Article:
Is Acupuncture painful?

Acupuncture bears no resemblance to the feeling of an injection. Acupuncture needles are very thin, about the diameter of a human hair, and are flexible. Patients often feel nothing at all on insertion, but sometimes a slight electric sensation or pressure is experienced which often disappears immediately, or fades away in a few seconds. Most patients find the treatments relaxing and many fall asleep during treatment. The patient generally is lying down a quiet, restful room.

If indicated, the acupuncturist may use other therapeutic methods in addition to acupuncture, such as moxibustion, which is the gentle warming of certain points with a cigar-like rolled bundle of dried herbs which is smoldering at one end, and held near the skin without making contact. Both of these procedures are most often described by patients as feeling “wonderful!”

What can I expect at my first appointment?

It is best to arrive for your first appointment wearing loose fitting clothing (if possible), and avoid eating a heavy meal or consuming alcohol just before your appointment.

You will be asked to fill out an intake form similar to those used in ordinary medical clinics, asking about your medical history and your past and current symptoms. The practitioner will then sit down with you and conduct a detailed assessment of your condition. He or she may feel your pulse at your wrists, or ask to see your tongue to observe its color, shape, and coating (TCM pulse and Tongue diagnosis) to help in differentiating the energetic pattern presenting in your body. At some point, you will usually be asked to lie down comfortably on a soft treatment table (if you’re pregnant or unable to lie down comfortably, other positions may be used, such as sitting in a chair) and the practitioner may feel for tenderness at various points on your body.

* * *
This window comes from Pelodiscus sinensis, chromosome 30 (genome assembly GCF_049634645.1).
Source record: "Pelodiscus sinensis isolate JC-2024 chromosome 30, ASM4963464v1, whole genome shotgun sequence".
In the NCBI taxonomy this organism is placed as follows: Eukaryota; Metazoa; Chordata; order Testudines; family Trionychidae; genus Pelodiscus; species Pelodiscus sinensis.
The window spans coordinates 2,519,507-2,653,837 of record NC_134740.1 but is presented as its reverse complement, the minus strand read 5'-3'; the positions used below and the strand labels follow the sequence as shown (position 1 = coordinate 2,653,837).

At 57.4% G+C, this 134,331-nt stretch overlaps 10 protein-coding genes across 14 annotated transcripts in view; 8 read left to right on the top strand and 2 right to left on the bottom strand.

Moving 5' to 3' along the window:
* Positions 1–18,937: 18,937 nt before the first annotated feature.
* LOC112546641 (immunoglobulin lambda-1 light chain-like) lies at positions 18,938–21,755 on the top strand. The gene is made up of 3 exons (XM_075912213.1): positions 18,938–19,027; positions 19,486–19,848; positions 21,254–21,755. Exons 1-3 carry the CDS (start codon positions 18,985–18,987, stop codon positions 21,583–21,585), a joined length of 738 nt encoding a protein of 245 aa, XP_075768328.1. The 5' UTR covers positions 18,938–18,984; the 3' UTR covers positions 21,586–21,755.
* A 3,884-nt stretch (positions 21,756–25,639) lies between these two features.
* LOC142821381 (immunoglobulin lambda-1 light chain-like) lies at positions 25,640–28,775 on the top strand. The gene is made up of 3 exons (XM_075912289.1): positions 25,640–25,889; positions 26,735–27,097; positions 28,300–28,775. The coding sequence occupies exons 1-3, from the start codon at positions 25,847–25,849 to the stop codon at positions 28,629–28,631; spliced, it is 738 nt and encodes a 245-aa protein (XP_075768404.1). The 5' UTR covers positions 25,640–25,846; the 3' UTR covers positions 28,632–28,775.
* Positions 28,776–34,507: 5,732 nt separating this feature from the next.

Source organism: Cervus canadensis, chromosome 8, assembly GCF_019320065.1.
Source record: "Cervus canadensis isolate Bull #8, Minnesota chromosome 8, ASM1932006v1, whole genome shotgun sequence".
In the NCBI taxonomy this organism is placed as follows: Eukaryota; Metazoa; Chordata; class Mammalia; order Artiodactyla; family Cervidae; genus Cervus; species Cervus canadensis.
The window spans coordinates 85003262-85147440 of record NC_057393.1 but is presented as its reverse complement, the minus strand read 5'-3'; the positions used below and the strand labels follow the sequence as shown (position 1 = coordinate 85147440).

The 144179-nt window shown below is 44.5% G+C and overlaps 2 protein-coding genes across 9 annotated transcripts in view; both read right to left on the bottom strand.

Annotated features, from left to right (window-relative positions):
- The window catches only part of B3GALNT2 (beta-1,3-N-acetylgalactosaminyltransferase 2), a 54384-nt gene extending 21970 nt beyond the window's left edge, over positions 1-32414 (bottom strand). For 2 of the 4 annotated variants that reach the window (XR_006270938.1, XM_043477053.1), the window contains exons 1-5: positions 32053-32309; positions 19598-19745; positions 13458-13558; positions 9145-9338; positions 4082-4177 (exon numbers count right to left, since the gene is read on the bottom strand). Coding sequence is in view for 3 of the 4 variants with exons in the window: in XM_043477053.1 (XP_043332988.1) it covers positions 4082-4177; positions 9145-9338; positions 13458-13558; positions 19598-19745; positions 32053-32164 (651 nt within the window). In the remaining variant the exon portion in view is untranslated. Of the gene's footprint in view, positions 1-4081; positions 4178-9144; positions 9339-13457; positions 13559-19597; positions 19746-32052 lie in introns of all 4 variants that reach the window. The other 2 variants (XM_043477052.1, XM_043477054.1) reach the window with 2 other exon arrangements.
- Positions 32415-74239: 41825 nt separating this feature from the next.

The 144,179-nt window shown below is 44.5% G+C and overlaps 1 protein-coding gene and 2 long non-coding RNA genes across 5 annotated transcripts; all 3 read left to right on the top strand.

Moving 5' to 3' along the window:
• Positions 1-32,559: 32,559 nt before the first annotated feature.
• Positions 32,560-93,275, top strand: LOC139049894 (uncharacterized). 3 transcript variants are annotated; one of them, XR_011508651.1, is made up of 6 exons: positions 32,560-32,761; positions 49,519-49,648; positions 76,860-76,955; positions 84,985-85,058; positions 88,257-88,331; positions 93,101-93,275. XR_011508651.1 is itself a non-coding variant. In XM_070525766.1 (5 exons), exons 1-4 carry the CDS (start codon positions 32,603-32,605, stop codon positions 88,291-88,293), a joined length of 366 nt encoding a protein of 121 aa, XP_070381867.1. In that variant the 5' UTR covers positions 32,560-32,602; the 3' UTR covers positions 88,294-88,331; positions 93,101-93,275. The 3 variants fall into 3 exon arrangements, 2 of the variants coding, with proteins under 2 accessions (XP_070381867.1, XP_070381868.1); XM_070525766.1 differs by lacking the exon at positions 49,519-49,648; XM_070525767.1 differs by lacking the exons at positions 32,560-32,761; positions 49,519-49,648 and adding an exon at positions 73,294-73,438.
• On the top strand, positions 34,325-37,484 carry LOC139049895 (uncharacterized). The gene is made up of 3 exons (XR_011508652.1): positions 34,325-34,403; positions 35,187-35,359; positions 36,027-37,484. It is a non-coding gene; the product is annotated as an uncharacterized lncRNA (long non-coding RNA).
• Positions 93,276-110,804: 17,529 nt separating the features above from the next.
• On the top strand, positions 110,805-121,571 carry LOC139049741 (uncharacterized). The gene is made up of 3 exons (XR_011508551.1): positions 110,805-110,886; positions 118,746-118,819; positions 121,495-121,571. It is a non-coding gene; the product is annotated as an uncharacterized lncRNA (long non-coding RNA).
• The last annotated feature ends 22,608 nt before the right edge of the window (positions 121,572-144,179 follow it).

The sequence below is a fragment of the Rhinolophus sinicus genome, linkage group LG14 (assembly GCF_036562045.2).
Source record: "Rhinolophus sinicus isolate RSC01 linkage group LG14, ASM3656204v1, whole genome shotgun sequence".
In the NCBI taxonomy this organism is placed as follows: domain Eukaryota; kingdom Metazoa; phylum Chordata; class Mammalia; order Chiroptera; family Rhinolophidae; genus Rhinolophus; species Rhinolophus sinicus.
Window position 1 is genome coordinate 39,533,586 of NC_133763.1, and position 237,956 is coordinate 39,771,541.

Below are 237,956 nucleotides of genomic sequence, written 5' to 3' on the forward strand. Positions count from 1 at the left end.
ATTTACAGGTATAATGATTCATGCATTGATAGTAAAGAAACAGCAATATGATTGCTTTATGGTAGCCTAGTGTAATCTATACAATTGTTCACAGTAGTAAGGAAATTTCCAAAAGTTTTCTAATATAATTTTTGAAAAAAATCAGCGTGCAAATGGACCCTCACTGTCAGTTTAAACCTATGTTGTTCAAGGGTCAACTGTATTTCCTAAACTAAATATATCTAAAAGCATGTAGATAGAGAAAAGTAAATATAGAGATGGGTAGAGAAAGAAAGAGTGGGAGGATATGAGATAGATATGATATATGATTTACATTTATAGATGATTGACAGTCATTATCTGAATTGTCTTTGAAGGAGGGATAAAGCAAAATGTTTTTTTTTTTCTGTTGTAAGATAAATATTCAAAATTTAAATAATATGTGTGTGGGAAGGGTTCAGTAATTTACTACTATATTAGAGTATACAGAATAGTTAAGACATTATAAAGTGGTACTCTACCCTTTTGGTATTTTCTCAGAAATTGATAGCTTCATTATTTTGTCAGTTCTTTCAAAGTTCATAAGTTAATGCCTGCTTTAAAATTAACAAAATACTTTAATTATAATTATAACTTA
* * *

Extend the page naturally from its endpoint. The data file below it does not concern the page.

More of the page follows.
After observing and analyzing all the gathered information, the practitioner will formulate an Oriental Medicine differential diagnosis and a treatment plan. Then the needles will be gently inserted and left in place for 20 to 40 minutes. Modesty is always respected and if any clothing needs to be removed, you will be given a drape to cover up with. It is usually not necessary to remove clothing, but if necessary, you will only be asked to remove clothing necessary to perform the treatment. This is done in privacy with the practitioner out of the room.

Your first appointment may last a total of two hours or less and subsequent appointments should last between 45 minutes to an hour.

Is acupuncture safe?

Acupuncture is extremely safe when performed by fully credentialed Licensed Acupuncturists.

Licensed acupuncturists have years of specialized training in the proper and exacting insertion of acupuncture needles. Licensed Acupuncturists generally use pre-sterilized, disposable hypoallergenic needles made of surgical grade stainless steel, and have intensive training in Clean Needle Technique (CNT).

Acupuncture needles are classified by the Federal Drug Administration (FDA) as an approved medical device.

The 1997 National Institutes of Health Consensus Conference on Acupuncture stated, “one of the advantages of acupuncture is that the incidence of adverse effects is substantially lower than that of many drugs or other accepted medical procedures used for the same conditions.”